Heat

We had about 39 or 40 degrees C again today here in Tokyo/Saitama. Train tracks on the Tobu Tojo line got warped about 5 cm due to the heat (metal expands) and about 2000 passengers got delayed. A few people have died too, as often happens, although I’m not sure if “heat” is really a cause of death in such cases.

Right now at 17:00 my room is a cosy 34 degrees, as the sun is setting, with the A/C on 26 and a couple of fans at full speed. The kitchen, where I do not have A/C is still above 37. That is HEAT.

I’m worried about global warming, this is just not NICE.

Incidentally, TEPCO, my electricity company, put a notice in my mailbox today. They are asking customers to save electricity as a result of the earthquake in Niigata prefecture in July. All seven nuclear reactors at the Kashiwazaki-Kariwa Nuclear Power Station are shut down and that has created problems for TEPCO, who has had to secure power from other plants.

The leaflet explains that between 13:00 and 16:00, they are having trouble supplying the electricity needed, so please turn down the tempereture of your air conditioners, hang up curtains and blinds in front of windows, and turn off the TV if you are not watching.

I’m sure people can do more than that. Any good ideas, dear readers…?

fridge%20curtain.jpg

(Photo from www.nippon.fr showing a fridge curtain, to save electricity when you open the door of the refrigerator on a hot day.

3 Comments so far

  1. Idil (unregistered) on August 19th, 2007 @ 3:08 am

    Seems like global warming has hit every city in the world this year. We’re having huge water restrictions in Turkey with only two more months of water supplies in Istanbul and just weeks left in Ankara.
    Some people don’t realize how much electricity they use with light bulbs. If you use 60 or 80s downgrading to a simple 40 can also help alot.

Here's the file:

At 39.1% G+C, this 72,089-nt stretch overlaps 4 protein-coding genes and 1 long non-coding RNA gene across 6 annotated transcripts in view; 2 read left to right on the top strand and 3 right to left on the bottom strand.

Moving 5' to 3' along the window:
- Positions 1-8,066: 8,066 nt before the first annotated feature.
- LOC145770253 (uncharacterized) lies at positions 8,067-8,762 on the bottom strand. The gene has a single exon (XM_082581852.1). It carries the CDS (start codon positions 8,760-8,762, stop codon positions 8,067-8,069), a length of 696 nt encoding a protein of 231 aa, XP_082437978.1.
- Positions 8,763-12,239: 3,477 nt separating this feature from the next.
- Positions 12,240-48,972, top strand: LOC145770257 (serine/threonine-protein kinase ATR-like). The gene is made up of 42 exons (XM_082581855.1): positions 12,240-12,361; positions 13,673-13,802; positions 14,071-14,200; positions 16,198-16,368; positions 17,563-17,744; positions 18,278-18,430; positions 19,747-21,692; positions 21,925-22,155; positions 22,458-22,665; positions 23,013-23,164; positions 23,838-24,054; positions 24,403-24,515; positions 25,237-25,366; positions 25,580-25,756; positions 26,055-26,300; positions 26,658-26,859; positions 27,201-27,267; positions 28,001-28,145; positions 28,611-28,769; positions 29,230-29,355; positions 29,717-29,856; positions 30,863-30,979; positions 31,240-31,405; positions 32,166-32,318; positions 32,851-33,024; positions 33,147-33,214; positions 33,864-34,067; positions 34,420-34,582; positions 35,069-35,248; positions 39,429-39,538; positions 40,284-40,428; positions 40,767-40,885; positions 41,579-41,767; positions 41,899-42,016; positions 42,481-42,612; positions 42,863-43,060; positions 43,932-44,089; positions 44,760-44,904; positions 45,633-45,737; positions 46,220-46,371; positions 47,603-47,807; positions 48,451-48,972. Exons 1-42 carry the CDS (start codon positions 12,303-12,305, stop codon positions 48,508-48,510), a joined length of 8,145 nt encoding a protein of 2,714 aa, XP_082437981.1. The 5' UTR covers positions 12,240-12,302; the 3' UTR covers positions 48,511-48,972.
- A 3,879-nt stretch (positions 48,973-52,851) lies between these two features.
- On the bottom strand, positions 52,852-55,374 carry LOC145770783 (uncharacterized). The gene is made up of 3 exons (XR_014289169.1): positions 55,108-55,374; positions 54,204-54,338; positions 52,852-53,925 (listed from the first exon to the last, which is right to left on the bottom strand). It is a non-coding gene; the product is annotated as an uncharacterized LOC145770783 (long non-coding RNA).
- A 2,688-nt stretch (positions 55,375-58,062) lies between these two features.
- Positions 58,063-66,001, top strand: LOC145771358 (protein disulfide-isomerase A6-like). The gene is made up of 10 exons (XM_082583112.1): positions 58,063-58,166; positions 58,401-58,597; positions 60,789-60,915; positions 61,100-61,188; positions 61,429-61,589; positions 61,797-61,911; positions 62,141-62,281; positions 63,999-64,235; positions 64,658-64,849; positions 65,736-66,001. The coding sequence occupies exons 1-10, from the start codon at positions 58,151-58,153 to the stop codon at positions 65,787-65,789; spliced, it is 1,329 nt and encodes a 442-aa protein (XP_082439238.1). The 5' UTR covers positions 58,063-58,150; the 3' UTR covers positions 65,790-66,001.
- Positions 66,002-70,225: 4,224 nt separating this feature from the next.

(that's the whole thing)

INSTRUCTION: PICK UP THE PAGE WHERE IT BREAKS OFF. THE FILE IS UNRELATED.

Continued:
Good luck with all that!


  2. Asilaria (unregistered) on August 24th, 2007 @ 7:18 am

    I’m from Texas, and normally it’s always that hot during the summer…. except this summer it’s been cool and raining all summer. And, now I moved to montana, and this place is normally really cool during the summer, except this summer was hotter than it ever was. There were like 20 days above 90 degrees, which is just bizarre.

    “The leaflet explains that between 13:00 and 16:00, they are having trouble supplying the electricity needed, so please turn down the tempereture of your air conditioners, hang up curtains and blinds in front of windows, and turn off the TV if you are not watching.”
    Besides lightbulbs, just try to keep the lights off. Darker rooms are naturally cooler. Don’t leave lights on that you don’t need. Turn off the computer if you know you won’t be using it (like when you’re sleeping.) Be conscious of overloading your washing machine, or making too-small loads. Don’t use unnessacary electronics (I always seem to have everything plugged in and charging, even if its charged.)

    Haha…; I think of all of this because these are the things my parents lecture me about, but there must be something to it.


  3. Martin F (unregistered) on August 24th, 2007 @ 8:56 pm

    Thanks for the comments. Idil, I really agree, we need to use more efficient lamps and also remind people to turn off the lights when they are the last one toleave a room. Asilaria, I have a feeling one day you will be lecturing a lot of people about these things!

    I also have a blog about consumer topics and environmental news, you are welcome to read and comment there as well:

    Kurashi News from Japan
    http://martinjapan.blogspot.com/



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